The Republic of Uganda is a landlocked country of East-central Africa endowed with large fresh-water resources and a high agricultural potential. The population, young and predominantly rural, is mostly engaged in subsistence rain-fed farming. A high population growth rate exerts pressure on the country’s resources. Although poverty is decreasing, it remains widespread, especially in the northern regions. Northern and north-eastern regions of Uganda have experienced severe civil insecurity which resulted in mass displacement of people to Internally Displaced Persons camps. Since 2006, the security situation in northern Uganda has progressively improved; but the situation remains tense in the north-east (Karamoja).

The high incidence of infectious diseases, compounded by very limited access to improved sanitation, together with a low immunization coverage and limited access to essential health care contribute to a high rate of young child mortality. The maternal mortality ratio also remains very high. Nevertheless, both young child and maternal mortality rates are decreasing.

Although the contribution of the agricultural sector to the economy is declining, this sector continues to play a pivotal role in Uganda’s development. As for staple food crops, a steady increase in production has been observed and although cereal imports have been increasing, dependence on imports for staples is limited.

The Ugandan diet is mainly composed of plantain, starchy roots (cassava, sweet potatoes) and cereals (maize, millet, sorghum). Pulses, nuts and green leafy vegetables complement the diet. In urban areas, which are undergoing a nutrition transition, food consumption patterns are changing and rice is gaining importance. Overall, the diet remains poor in micronutrient-rich foods. Food insecurity persists in some parts of the country, mainly due to poverty, adverse climatic conditions, low agricultural productivity and prolonged civil insecurity in some regions. These factors combine in Karamoja where food insecurity remains widespread. The dietary energy supply meets the population energy requirements, but the share of lipids and that of protein are at the lower limits of recommendations. Undernourishment affects 15% of the population, a proportion which has decreased over the last decade.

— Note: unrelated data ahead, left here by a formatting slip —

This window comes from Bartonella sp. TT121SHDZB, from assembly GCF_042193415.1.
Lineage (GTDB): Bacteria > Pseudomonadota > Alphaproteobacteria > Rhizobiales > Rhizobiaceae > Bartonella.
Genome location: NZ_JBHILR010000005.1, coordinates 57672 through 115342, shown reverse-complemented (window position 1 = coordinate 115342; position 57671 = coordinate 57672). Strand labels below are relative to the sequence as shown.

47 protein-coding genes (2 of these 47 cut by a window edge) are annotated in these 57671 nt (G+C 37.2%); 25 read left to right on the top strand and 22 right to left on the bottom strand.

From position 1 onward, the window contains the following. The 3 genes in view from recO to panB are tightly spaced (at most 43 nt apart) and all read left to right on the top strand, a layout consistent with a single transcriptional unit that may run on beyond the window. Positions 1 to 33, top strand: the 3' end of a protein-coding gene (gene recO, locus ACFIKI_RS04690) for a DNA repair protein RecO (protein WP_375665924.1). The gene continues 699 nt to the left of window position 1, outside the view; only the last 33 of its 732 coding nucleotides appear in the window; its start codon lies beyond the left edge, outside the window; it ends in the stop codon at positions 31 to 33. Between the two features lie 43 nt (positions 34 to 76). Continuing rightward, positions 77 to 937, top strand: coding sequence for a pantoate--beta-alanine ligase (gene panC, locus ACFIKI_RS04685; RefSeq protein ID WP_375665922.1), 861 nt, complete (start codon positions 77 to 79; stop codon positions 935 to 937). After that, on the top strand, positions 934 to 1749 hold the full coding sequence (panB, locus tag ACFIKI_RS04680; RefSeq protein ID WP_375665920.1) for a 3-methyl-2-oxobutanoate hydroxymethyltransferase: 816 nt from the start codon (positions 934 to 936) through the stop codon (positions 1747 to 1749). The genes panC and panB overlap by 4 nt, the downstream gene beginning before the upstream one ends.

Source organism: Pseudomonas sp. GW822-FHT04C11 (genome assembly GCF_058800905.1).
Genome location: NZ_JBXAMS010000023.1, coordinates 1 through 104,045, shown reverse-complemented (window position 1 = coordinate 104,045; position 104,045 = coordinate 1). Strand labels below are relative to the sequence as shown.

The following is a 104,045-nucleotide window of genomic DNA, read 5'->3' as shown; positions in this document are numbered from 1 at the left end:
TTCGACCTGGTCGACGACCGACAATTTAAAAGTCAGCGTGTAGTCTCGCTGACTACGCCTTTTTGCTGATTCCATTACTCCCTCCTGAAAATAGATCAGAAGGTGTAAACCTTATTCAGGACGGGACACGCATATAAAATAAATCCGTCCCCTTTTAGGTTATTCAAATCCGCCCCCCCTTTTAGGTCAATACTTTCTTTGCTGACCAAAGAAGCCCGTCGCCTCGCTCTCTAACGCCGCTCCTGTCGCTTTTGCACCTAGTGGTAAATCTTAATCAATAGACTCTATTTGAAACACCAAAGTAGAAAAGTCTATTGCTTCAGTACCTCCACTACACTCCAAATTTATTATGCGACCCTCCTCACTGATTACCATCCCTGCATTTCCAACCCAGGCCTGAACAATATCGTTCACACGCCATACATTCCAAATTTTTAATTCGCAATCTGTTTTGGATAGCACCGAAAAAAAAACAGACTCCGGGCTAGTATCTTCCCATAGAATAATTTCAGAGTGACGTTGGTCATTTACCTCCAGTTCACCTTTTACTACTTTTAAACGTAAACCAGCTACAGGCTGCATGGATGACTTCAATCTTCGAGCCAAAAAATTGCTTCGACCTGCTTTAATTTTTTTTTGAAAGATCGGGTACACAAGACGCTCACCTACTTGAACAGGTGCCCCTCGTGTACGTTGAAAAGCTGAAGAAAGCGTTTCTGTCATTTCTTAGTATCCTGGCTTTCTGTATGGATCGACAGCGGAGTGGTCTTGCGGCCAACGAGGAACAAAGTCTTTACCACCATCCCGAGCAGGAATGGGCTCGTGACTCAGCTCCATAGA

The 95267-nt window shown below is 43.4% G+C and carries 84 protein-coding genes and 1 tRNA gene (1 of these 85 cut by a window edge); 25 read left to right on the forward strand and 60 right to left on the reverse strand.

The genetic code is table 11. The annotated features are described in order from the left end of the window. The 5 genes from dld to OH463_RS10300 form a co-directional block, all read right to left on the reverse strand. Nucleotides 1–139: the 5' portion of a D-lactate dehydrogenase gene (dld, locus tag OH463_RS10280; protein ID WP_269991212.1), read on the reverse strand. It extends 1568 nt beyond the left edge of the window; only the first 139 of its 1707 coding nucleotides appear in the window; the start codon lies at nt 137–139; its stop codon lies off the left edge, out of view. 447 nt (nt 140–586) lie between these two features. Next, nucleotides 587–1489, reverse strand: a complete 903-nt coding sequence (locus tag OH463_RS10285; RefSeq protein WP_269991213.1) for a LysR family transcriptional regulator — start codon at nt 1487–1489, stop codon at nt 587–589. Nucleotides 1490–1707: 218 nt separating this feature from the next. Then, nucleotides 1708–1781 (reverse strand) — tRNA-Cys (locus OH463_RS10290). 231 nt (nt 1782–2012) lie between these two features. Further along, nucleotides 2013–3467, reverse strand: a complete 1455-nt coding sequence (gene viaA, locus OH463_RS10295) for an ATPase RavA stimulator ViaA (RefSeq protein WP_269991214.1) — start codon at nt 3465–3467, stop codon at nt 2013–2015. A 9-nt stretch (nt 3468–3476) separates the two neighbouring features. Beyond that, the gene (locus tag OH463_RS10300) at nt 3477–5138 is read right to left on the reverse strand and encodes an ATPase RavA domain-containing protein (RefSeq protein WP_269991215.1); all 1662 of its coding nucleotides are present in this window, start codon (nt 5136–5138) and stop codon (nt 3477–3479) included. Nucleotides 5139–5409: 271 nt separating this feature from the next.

Although early initiation of breastfeeding is progressing it is still not widely practised. A majority of infants are exclusively breastfed until six months of age, but currently the practice is not increasing. Complementary feeding is insufficiently diversified. These inappropriate practices, along with high morbidity, poverty and food insecurity, are major determinants of malnutrition among young children. The prevalence of chronic malnutrition (stunting) among children under 5 years of age (38% in 2006) places the country at a high level of malnutrition. Stunting is particularly widespread in the Southwest region. Nonetheless, overall prevalence is decreasing. Among adult women, undernutrition persists, particularly in the northern and eastern parts of the country. Meanwhile, the country is undergoing a nutrition transition, still strictly limited to urban areas, where more than one third of women are overweight or obese.

Thanks to the universal salt iodization strategy developed in 1994, iodine deficiency disorders have regressed considerably. The 2005 nation-wide survey highlighted excessive iodine intake among children, calling for a reinforcement of the surveillance system. On the basis of sub-clinical data, vitamin A deficiency is considered a severe public health problem among children. Vitamin A supplementation coverage remains limited among both children and women. Anemia affects almost three quarters of underfives and half of women of childbearing age. Iron supplementation coverage of pregnant women should be expanded. Long-term measures to combat vitamin A and iron deficiencies, such as promotion of production and intake of vitamin A and iron-rich foods and food fortification need to be strengthened considerably.

Although the situation remains critical in certain regions, a gradual return to stability in the northern part of the country and a current favourable agricultural context at national level are opportunities to further develop long-term food-based strategies and improve the nutritional quality of the diet.

© FAO 2010